Many of the left recognise the anti-worker, anti-refugee, undemocratic rottenness of the European Union (EU) but plan to vote for it anyway—at least “for now”.
Guardian columnist Paul Mason made one of the most explicit cases for this position last week, arguing for “Brexit (one day)”. He wrote that the EU “is not—and cannot become—a democracy”.
It proved it could “crush the left wing government of Greece”. It “subordinated workers’ right to strike to an employer’s right to do business”. It makes austerity and the “economic principles of the Thatcher era” a “non-negotiable obligation”.
All that is apparently cancelled out by, “In two words—Boris Johnson.”
The racist Tory right and Ukip, not the left, brought up the debate on the EU. They, not us, are the most visible face of “Brexit”.
That much is true, but it doesn’t follow that they would be the ones to benefit—or that they could do more damage without the EU’s “constraints”.
The biggest beneficiary so far of the Tories’ EU splits has been Jeremy Corbyn. Some recent polls suggest that if a new election was called, he could become prime minister.
Johnson is a vile bigot—but so is David Cameron. The EU hasn’t held him back from wreaking misery upon the poor and viciously attacking workers through the Trade Union Act. But the Tories’ divisions have held him back to an extent.
Education secretary Nicky Morgan and health secretary Jeremy Hunt have been left isolated and defensive against teachers and doctors. The vicious welfare reforms that were once the Tories’ flagship policy are in chaos after Iain Duncan Smith’s resignation.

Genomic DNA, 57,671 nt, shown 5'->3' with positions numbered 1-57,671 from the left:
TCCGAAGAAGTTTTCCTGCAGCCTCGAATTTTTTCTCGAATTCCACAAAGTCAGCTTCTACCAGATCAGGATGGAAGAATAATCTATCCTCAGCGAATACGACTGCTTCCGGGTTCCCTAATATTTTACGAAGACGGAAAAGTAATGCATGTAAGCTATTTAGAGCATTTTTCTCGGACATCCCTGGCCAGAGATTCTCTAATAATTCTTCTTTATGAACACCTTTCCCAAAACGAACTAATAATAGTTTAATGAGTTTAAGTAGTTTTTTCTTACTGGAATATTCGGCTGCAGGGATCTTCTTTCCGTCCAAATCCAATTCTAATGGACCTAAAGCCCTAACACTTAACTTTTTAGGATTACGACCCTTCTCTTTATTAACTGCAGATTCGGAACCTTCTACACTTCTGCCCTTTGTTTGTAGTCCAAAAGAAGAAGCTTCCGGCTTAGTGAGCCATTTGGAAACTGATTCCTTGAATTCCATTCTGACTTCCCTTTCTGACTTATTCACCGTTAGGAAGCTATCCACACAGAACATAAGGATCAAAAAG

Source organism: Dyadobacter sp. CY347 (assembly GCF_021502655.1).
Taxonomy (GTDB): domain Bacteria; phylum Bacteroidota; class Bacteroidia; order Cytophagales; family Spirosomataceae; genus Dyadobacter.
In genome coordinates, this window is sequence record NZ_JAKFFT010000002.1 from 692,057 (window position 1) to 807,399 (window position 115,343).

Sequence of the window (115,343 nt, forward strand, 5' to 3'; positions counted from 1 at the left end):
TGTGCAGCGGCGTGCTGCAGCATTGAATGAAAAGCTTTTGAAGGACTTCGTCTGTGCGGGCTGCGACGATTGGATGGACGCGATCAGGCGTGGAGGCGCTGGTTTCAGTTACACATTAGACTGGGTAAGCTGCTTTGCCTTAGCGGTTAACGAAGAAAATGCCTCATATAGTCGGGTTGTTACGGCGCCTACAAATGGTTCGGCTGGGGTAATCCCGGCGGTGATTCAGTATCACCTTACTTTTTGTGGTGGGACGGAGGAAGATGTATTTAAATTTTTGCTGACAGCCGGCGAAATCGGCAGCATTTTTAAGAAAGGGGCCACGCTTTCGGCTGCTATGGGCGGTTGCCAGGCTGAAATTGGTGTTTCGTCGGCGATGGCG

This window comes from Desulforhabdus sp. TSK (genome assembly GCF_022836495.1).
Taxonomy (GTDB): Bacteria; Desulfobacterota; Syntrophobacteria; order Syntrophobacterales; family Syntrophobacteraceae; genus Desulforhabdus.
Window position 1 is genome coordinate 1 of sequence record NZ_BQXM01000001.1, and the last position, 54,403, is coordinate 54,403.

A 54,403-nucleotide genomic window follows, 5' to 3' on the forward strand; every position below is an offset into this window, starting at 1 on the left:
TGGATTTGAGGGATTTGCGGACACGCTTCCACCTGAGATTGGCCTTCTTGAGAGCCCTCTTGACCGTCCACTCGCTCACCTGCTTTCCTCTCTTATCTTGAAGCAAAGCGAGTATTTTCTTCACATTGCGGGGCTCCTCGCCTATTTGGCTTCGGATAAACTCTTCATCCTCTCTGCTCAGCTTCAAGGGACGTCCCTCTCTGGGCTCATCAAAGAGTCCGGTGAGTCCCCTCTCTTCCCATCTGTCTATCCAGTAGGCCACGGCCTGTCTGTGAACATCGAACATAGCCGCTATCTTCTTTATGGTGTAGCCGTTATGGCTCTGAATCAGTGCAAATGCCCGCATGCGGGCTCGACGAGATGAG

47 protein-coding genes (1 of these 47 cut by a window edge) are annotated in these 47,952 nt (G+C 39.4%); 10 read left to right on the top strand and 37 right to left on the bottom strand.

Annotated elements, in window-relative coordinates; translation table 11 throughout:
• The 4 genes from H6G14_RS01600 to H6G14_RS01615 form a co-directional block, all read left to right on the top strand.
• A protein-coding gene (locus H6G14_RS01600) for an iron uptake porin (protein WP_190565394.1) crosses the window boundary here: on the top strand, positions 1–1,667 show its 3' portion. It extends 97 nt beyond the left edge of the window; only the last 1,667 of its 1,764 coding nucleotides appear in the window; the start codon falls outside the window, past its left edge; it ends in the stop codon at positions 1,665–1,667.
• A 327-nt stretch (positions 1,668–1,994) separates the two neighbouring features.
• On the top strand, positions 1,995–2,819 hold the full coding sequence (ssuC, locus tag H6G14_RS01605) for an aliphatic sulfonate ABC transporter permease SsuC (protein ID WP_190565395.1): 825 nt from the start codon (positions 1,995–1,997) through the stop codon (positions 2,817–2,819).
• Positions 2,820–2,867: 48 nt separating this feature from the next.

The Tory manifesto was full of attacks that haven’t made it into the queen’s speech.
As the Daily Mirror newspaper’s editorial noted, “David Cameron is so anxious to avoid creating fresh controversy within his party ahead of the June 23 poll that he has been forced to limit the damage inflicted on working people.”
The chaos in the Tory party would only deepen if Cameron lost the referendum. A new leadership election would be bitter and damaging to the government.
Many argue that a Leave vote now would boost racism and xenophobia. But that would be a risk at any point.
Allowing racists to dominate the Leave campaign by refusing to intervene is a recipe for disaster.
And strengthening Cameron and Fortress Europe won’t help that fight.
Telling people that the choice is between Cameron, the EU and the bosses on one hand or Farage and the racists on the other is dangerously counterproductive.
Far from isolating the Eurosceptic right, it risks driving those workers who can’t stomach toeing the Remain line into their arms.
Mason says it will be right to confront the EU “when you have a Labour government, and the EU is resisting it”.
But the EU is on the attack now—enforcing cuts, negotiating TTIP and repressing refugees. And every argument used to defend it today will make it harder to argue against it tomorrow.
EU leaders are terrified of the double crisis they face this summer, with both Britain’s referendum and a new standoff with Greece. If the left helps them through it the opportunity may not return.
When your tactics seem to contradict your principles it’s usually time for a rethink.
If you agree that the EU is a bosses’ club and a racist Fortress Europe, you should vote to Leave it.